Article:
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United States Department of Agriculture

Agricultural Research Service

Title: Tobacco Anionic Peroxidase Often Increases Resistance to Insects in Different Dicot Plant Species

Authors
item Dowd, Patrick
item Lagrimini, L - OH STATE UNIV, COLUMBUS
item Herms, Daniel - OH STATE UNIV, WOOSTER

Submitted to: International Congress of Pesticide Chemistry Abstracts
Publication Type: Abstract Only
Publication Acceptance Date: August 7, 1998
Publication Date: N/A

Technical Abstract: Peroxidases are oxidative enzymes capable of directly or indirectly producing acutely toxic reactive compounds from secondary metabolites which may also generate additional reactive oxygen species, covalently tie up nutrients, inhibit digestive or other enzymes, or polymerize and crosslink to increase plant tissue toughness. When expressed at levels that increased net peroxidase activity to at least 5-10X total wild type peroxidase activity, tobacco anionic peroxidase differentially increased resistance to insect feeding in different tobacco species, tomato, and sweetgum. Size and species of insect; age, species, and plant part of plants (and their associated primary and secondary chemistry) all appear to interact with different peroxidase isozymes. The complexity of these interactions make it very difficult to predict a net result, although effects of transformation of peroxidases into closely related species will likely be more predictable than when peroxidase genes are introduced into distantly related plants.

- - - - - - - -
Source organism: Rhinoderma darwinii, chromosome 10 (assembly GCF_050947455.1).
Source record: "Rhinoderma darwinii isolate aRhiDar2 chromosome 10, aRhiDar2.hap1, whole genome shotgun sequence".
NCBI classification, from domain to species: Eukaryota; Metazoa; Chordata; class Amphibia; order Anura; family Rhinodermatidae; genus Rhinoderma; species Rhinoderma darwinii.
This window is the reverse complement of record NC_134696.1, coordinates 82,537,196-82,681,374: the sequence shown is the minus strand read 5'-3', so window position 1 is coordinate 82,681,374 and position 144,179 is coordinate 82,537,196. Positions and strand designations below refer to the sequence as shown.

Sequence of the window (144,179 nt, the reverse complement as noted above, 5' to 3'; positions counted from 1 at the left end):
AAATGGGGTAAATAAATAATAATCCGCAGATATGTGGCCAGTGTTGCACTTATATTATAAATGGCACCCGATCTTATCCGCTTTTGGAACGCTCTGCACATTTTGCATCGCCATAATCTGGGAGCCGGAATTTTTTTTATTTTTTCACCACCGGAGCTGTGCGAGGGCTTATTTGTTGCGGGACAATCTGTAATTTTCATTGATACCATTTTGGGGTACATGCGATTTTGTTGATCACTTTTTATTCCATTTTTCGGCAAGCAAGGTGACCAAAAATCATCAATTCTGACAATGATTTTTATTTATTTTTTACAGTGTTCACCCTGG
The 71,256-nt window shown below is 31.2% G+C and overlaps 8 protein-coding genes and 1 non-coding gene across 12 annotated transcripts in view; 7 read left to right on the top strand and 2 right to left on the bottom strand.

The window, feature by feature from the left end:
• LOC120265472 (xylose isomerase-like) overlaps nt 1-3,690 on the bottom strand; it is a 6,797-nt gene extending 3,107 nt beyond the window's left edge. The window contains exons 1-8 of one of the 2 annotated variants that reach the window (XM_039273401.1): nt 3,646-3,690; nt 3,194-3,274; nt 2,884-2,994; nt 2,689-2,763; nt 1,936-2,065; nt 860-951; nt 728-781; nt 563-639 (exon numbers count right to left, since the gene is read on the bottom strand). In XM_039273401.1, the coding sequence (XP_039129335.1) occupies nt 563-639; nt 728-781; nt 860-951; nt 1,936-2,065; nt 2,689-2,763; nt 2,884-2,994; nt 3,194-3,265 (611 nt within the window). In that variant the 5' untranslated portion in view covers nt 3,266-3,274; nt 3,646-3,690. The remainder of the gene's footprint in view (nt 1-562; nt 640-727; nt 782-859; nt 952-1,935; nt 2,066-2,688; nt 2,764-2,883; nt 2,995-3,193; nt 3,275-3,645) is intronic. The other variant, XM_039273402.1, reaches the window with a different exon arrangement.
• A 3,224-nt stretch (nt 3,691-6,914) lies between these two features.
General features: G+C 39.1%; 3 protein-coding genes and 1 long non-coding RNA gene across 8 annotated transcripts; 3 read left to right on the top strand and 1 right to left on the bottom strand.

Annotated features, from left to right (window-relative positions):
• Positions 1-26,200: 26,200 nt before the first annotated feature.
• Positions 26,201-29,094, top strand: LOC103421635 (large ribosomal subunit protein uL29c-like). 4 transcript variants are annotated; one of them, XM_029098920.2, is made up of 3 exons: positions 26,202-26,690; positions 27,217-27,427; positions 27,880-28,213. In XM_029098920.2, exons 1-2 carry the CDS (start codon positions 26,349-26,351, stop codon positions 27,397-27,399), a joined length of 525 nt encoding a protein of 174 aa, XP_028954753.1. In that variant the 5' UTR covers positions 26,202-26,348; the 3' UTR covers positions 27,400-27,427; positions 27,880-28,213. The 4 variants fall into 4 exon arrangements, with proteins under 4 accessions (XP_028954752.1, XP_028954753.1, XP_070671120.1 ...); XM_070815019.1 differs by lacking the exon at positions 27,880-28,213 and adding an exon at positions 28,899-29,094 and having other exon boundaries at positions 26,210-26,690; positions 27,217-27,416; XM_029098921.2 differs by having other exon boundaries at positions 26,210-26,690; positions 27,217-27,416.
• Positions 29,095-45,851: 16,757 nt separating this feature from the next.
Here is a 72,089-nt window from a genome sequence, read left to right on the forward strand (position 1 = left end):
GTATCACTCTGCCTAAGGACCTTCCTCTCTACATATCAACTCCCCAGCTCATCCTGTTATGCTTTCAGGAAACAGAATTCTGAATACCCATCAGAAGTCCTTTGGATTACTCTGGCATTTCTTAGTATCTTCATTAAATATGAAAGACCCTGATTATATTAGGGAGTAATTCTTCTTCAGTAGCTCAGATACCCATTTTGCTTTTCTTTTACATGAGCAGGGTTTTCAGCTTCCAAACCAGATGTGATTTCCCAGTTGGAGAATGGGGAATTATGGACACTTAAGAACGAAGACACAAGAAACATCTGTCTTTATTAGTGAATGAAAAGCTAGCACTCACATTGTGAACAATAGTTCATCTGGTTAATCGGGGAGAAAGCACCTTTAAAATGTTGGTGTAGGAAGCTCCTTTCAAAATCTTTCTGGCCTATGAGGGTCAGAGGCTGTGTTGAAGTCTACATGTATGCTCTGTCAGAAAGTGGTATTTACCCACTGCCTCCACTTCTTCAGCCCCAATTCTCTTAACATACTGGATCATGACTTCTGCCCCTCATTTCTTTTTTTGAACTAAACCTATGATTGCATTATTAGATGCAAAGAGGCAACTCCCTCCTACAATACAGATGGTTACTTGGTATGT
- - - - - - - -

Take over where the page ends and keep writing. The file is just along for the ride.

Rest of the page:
Last Modified: 9/10/2014
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